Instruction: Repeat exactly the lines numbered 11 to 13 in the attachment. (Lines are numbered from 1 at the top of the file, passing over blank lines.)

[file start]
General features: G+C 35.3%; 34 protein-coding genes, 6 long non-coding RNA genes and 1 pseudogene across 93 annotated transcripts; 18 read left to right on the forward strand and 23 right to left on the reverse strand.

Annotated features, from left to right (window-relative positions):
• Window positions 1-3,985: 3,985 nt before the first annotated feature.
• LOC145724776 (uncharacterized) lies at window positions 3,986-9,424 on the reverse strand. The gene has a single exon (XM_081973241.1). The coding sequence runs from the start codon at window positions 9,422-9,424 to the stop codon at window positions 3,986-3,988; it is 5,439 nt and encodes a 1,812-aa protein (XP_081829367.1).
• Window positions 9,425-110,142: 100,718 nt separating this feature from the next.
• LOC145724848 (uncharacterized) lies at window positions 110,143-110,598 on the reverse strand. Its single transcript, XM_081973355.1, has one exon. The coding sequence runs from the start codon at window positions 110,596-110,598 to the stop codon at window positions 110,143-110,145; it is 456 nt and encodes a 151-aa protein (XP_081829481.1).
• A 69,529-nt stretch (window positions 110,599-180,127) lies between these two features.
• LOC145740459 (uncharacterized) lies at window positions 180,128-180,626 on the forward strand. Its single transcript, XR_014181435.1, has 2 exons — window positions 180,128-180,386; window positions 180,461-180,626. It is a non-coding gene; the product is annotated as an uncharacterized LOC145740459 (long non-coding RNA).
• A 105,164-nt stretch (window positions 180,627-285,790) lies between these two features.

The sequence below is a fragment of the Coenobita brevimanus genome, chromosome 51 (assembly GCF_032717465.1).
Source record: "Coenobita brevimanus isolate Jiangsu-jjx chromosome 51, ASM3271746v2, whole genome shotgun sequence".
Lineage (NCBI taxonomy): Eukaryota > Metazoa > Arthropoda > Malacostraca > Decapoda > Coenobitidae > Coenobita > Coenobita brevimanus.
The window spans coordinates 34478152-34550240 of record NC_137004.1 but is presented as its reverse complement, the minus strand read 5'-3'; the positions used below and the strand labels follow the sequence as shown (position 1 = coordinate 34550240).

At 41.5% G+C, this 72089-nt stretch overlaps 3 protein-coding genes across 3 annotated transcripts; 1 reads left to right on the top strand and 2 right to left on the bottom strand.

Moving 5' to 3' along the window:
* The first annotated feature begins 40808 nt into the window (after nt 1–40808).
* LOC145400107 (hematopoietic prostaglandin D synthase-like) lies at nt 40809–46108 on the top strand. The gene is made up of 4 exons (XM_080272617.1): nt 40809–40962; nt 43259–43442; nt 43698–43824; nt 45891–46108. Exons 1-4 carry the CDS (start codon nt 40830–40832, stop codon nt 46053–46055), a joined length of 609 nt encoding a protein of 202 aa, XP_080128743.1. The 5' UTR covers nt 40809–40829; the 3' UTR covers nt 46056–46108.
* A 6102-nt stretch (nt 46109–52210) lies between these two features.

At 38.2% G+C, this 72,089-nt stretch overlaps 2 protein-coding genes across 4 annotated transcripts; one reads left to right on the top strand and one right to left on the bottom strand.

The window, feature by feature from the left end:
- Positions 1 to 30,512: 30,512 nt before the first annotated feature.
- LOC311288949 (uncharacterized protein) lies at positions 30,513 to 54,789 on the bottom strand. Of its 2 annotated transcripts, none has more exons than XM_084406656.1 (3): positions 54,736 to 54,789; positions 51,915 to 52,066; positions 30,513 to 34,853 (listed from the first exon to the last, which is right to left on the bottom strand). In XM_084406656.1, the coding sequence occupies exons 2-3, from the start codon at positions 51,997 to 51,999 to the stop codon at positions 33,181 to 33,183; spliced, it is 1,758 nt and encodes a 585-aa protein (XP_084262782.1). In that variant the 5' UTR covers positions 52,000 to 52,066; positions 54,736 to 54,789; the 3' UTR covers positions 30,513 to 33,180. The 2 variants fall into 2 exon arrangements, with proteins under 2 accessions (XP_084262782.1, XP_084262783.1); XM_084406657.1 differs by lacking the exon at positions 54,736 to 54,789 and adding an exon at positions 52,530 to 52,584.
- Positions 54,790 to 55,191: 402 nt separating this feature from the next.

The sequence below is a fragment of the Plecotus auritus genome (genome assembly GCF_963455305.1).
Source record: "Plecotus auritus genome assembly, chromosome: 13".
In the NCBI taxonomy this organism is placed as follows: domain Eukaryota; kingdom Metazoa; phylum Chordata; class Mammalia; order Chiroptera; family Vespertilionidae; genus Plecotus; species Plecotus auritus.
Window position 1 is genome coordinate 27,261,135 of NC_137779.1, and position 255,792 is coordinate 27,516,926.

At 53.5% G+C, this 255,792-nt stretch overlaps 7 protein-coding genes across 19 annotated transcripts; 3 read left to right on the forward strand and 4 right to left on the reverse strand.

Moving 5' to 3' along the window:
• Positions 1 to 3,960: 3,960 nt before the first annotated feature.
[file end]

Source record: "Coenobita brevimanus isolate Jiangsu-jjx chromosome 51, ASM3271746v2, whole genome shotgun sequence".
Lineage (NCBI taxonomy): Eukaryota > Metazoa > Arthropoda > Malacostraca > Decapoda > Coenobitidae > Coenobita > Coenobita brevimanus.
The window spans coordinates 34478152-34550240 of record NC_137004.1 but is presented as its reverse complement, the minus strand read 5'-3'; the positions used below and the strand labels follow the sequence as shown (position 1 = coordinate 34550240).